/ Travel & Leisure

Train companies failing passengers – what if we could choose?

Every year Which? asks how satisfied people are with banks, energy companies, shops, airlines – the list goes on. But we’ve never asked about train companies – until now.

You might be thinking there’s a reason for that: you can’t choose your train company, whereas you can switch your energy company or shop somewhere else on the high street.

But surely that captive market makes it all the more important for train companies to do a good job?

Well, our train survey of 4,092 passengers found very low levels of customer satisfaction. The overall customer score across all types of train journeys was low at 48%. Commuter journeys did worst, with a lowly score of just 44%. And leisure journeys fared slightly better, with 53%.

Virgin Trains looks to be on the right track, being awarded the highest customer score (64%) among all train companies in our survey. Bottom of the table was Southeastern, scoring just 40% – overcrowding, high fares and delays were cited as key issues.

The fast, the slow, the even slower

But while you don’t usually have a choice of train company for most services, that isn’t always the case. Here’s an example. My parents live in Leeds; I live in London. Cue lots of trips between the two.

It took me a while to twig this, but there are actually two companies running trains between them. The quicker East Coast train takes 2 hours 20 minutes via Doncaster, whereas the slower East Midlands train takes 3 hours via Sheffield. The latter has cheaper tickets and older trains I find comfier, but far fewer journeys.

Then came further enlightenment – there was an even slower (4 hours) and cheaper East Midlands train, which has a very leisurely mosey before finally heading to Leeds. My wife made it abundantly clear that we wouldn’t be taking that one again…

It’s the same with Birmingham to London, where there’s a choice of Virgin Trains, London Midland or Chiltern Railways. Three different routes; three different prices; and three different customer scores.

What if we could pick between train companies?

However, despite privatisation of the railways, there’s usually never a direct choice to pick a train company that offers a better service or cheaper ticket price. That’s because of how the industry is structured, making it difficult for new companies to come into the market and sometimes prohibiting direct competition.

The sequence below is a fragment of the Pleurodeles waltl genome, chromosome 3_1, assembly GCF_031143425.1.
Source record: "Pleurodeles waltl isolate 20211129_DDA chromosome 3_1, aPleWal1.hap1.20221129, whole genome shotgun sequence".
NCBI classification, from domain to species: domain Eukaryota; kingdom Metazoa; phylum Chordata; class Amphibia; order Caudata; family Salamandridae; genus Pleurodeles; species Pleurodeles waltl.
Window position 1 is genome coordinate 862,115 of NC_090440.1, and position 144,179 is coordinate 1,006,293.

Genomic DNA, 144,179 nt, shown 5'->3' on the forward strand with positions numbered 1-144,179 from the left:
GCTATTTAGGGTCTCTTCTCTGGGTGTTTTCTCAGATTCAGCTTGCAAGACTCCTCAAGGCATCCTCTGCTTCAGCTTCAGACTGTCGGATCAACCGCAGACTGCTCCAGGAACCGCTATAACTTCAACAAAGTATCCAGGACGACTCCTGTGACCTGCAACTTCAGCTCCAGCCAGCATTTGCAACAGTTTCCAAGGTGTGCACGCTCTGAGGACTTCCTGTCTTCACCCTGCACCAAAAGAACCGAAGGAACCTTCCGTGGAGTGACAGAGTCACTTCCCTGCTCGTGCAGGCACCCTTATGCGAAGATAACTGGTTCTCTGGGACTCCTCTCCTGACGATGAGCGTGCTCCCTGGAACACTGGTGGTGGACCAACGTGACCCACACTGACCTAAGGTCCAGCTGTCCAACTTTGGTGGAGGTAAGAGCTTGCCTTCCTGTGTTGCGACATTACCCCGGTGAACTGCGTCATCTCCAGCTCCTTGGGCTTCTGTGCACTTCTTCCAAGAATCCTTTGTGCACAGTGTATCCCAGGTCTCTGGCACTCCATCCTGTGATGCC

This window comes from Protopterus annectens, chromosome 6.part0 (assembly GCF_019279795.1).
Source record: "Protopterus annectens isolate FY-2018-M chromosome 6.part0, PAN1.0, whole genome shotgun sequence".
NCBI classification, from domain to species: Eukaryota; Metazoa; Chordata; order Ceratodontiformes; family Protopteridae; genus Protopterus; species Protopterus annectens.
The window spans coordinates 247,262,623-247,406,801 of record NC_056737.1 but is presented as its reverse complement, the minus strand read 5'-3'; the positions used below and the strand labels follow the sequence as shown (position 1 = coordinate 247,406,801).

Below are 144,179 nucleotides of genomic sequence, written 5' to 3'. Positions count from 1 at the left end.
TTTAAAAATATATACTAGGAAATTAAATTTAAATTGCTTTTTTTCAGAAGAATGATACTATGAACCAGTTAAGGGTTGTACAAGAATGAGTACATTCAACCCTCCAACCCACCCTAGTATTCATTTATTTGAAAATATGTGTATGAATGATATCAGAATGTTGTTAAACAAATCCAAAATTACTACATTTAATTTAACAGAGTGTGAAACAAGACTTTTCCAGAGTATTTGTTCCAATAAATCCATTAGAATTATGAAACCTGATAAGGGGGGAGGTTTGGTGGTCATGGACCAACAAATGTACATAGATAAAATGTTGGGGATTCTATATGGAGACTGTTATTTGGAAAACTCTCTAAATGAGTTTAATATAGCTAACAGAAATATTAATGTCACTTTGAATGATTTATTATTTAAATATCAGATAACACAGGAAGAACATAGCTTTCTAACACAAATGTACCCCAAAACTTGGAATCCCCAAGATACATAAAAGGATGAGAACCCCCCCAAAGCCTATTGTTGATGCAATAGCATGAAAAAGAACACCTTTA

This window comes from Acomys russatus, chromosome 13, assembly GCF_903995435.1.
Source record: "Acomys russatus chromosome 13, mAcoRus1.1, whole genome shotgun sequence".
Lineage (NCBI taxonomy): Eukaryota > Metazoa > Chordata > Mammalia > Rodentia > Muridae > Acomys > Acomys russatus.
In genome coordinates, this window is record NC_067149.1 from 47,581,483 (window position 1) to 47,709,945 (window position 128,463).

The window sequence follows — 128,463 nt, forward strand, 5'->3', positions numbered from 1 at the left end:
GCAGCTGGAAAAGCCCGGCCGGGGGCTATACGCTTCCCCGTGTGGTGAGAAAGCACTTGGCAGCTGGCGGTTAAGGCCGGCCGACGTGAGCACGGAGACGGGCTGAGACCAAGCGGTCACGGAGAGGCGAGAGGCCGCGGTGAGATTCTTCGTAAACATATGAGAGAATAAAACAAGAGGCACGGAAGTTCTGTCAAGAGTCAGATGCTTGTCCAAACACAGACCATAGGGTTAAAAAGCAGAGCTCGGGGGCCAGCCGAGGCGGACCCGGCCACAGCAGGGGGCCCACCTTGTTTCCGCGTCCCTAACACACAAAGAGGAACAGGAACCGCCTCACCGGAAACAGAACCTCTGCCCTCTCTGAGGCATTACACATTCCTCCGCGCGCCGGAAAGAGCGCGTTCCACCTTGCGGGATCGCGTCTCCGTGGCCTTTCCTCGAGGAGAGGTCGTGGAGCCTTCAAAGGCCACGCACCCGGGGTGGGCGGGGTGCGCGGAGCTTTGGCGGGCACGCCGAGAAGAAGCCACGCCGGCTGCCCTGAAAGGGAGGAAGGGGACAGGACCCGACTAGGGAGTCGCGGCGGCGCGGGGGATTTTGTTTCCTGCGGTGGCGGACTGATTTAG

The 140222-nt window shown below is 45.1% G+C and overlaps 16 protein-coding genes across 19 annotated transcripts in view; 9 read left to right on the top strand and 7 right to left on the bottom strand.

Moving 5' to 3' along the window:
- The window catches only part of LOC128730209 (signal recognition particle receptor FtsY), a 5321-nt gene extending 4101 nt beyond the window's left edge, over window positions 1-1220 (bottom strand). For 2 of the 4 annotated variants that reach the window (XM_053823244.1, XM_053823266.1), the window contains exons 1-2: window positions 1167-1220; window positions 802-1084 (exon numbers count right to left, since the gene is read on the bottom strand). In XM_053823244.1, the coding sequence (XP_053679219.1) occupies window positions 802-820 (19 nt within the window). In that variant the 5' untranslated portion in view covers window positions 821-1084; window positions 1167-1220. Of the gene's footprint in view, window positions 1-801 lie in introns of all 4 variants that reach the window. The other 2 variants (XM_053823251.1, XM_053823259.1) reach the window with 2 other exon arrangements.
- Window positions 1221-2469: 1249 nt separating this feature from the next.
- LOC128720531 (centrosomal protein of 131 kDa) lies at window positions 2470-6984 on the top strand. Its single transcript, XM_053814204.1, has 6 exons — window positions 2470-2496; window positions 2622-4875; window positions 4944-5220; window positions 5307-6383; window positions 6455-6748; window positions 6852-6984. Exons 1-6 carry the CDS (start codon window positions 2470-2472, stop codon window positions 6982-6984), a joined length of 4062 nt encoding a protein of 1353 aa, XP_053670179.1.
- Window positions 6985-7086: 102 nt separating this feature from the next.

But if you did have a choice, would you pick a train company based on how good its service was, or how cheap its tickets were? It’s clear that train companies need to improve across the board – maybe if we could pick between them it would pull up the quality of all their services?

Armley Heights says:
23 March 2012

I too travel between Leeds and London frequently; I live in Leeds and visit friends and family in the South East. There is a third option: Grand Central, who provide a comfortable and affordable service out of Bradford, Wakefield KG and Pontefract. Its worth it if you can put up with an extra connection to Leeds. I work in Ponte, so its a great choice for me! However, my daily commute on Northern Rail from Leeds to Glasshoughton is underwhelming. It’s an hourly service with old rolling stock, on a line blighted by cable thieves, and is prone to being delayed by higher priority services in and out of the city. And its quite expensive.

Grant says:
23 March 2012

I am a regular commuter using Southeastern services. Whilst some improvements have been made it’s worth pointing out how SE manipulate the timetable to their benefit. Journey times have increased so that what was a 50 minute commute now takes an hour. So whilst they argue they have improved punctuality, in fact they have merely written in regular delays into the timetable. Journey times between Kent and London are now longer than they were in the age of steam. Though I acknowledge a great deal more travellers use the trains it is sometimes difficult to see how that is an improvement.


My wife and I live in Ledbury, and my wife has reason to travel to London every other month.
From our town she catches a train to Worcester, then Virgin train to Paddington – this is a First Great Western line, but most long distance trains are operated by Virgin ???
The trains are delayed/cancelled every other trip – on one trip when they had left Paddington it was diverted to Cheltenham, and told a coach woeuld be waiting to take the passengers on to their destinations.
On arrival at Cheltenham the staff new nothing about it.
My wife says the trains are dirty, usually too cold or too hot (often the air cooling simply isn’t working).